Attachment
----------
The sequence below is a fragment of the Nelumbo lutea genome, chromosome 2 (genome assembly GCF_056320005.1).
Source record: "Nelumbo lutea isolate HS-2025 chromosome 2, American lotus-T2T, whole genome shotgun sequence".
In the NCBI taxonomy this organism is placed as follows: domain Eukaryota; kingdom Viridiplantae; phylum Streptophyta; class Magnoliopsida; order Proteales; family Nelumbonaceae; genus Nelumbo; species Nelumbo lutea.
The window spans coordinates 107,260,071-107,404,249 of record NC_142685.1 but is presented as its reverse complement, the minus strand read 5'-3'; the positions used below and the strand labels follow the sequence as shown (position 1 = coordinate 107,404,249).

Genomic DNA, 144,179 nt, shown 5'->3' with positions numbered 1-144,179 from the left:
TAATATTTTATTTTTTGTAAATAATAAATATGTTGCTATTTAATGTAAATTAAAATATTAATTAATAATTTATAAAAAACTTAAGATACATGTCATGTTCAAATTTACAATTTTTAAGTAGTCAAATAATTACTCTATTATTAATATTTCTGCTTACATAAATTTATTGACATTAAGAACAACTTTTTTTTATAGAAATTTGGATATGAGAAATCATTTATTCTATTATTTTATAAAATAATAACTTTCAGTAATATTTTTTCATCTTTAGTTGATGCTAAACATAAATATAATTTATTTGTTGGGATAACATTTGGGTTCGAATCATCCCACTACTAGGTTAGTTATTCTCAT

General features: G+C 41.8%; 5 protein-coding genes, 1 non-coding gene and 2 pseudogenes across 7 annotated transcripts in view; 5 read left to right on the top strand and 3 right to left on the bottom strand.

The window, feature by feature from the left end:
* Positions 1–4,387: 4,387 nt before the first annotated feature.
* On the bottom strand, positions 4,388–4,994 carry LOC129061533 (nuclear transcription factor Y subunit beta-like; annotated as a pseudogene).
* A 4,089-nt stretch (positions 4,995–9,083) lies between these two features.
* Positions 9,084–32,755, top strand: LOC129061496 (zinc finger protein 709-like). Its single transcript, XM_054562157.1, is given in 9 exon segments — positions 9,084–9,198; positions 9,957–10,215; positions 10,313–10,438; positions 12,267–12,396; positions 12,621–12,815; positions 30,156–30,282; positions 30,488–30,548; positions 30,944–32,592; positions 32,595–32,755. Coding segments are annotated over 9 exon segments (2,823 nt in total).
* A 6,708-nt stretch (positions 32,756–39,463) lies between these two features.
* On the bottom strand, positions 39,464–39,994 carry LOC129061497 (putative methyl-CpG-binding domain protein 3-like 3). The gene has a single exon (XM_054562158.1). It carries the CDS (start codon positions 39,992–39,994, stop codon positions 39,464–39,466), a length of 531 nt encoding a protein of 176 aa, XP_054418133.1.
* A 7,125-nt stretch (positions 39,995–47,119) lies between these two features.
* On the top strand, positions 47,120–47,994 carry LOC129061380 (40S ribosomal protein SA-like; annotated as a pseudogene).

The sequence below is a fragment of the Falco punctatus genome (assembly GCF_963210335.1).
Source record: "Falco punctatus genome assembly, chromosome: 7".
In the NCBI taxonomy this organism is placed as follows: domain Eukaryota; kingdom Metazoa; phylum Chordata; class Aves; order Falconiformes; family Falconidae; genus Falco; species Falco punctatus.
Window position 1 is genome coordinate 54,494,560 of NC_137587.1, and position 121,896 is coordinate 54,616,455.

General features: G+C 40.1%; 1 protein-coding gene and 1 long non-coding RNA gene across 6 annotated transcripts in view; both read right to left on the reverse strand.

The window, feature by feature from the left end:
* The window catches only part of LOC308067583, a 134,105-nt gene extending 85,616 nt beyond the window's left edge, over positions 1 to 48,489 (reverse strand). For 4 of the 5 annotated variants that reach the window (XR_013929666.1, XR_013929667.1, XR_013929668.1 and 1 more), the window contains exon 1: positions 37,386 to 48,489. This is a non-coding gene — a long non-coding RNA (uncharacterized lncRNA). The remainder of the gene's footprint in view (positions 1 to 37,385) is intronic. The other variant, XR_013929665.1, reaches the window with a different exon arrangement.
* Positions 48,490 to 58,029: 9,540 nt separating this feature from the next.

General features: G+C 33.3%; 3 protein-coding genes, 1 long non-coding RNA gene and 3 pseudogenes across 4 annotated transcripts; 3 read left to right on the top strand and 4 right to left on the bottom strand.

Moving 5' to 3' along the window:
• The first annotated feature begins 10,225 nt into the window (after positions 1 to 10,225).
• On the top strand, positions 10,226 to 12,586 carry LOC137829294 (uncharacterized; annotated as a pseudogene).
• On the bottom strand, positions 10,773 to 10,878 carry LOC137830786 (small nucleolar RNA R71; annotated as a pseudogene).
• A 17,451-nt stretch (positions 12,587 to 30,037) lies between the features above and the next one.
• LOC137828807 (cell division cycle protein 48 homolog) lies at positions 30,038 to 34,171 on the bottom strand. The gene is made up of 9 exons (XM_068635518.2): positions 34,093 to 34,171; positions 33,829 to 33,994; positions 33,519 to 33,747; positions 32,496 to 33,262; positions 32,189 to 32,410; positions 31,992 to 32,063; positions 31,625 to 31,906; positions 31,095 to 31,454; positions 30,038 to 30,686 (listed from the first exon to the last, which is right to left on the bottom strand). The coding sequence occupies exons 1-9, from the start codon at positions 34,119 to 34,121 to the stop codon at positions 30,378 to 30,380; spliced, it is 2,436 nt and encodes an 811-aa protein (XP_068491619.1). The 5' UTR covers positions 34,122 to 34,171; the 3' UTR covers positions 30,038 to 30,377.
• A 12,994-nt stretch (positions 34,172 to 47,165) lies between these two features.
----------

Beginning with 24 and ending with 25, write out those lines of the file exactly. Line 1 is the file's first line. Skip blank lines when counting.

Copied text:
* Positions 48,490 to 58,029: 9,540 nt separating this feature from the next.

General features: G+C 33.3%; 3 protein-coding genes, 1 long non-coding RNA gene and 3 pseudogenes across 4 annotated transcripts; 3 read left to right on the top strand and 4 right to left on the bottom strand.